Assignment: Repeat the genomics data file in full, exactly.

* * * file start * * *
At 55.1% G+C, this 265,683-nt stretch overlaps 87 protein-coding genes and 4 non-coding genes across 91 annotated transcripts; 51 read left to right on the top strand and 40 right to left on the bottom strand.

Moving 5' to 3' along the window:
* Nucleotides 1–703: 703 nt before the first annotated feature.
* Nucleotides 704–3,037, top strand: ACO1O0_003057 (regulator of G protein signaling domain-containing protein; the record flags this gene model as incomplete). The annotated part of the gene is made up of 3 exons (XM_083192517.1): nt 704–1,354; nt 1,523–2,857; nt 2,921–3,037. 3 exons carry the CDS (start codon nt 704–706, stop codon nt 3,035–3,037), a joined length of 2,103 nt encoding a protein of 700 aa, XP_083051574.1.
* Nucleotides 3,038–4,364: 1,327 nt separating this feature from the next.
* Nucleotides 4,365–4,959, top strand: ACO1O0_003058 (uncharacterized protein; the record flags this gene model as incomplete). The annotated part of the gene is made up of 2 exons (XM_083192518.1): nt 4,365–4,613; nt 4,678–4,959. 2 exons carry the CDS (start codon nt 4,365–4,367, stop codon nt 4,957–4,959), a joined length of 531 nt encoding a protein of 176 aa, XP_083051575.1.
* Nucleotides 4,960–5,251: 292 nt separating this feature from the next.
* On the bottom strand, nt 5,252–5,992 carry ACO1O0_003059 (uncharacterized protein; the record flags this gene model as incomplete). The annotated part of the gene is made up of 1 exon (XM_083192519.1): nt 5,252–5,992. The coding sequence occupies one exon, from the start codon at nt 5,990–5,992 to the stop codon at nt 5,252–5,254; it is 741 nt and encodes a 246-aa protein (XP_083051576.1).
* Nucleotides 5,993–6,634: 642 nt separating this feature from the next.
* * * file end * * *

At 55.1% G+C, this 265,683-nt stretch overlaps 87 protein-coding genes and 4 non-coding genes across 91 annotated transcripts; 51 read left to right on the top strand and 40 right to left on the bottom strand.

Moving 5' to 3' along the window:
* Nucleotides 1–703: 703 nt before the first annotated feature.
* Nucleotides 704–3,037, top strand: ACO1O0_003057 (regulator of G protein signaling domain-containing protein; the record flags this gene model as incomplete). The annotated part of the gene is made up of 3 exons (XM_083192517.1): nt 704–1,354; nt 1,523–2,857; nt 2,921–3,037. 3 exons carry the CDS (start codon nt 704–706, stop codon nt 3,035–3,037), a joined length of 2,103 nt encoding a protein of 700 aa, XP_083051574.1.
* Nucleotides 3,038–4,364: 1,327 nt separating this feature from the next.
* Nucleotides 4,365–4,959, top strand: ACO1O0_003058 (uncharacterized protein; the record flags this gene model as incomplete). The annotated part of the gene is made up of 2 exons (XM_083192518.1): nt 4,365–4,613; nt 4,678–4,959. 2 exons carry the CDS (start codon nt 4,365–4,367, stop codon nt 4,957–4,959), a joined length of 531 nt encoding a protein of 176 aa, XP_083051575.1.
* Nucleotides 4,960–5,251: 292 nt separating this feature from the next.
* On the bottom strand, nt 5,252–5,992 carry ACO1O0_003059 (uncharacterized protein; the record flags this gene model as incomplete). The annotated part of the gene is made up of 1 exon (XM_083192519.1): nt 5,252–5,992. The coding sequence occupies one exon, from the start codon at nt 5,990–5,992 to the stop codon at nt 5,252–5,254; it is 741 nt and encodes a 246-aa protein (XP_083051576.1).
* Nucleotides 5,993–6,634: 642 nt separating this feature from the next.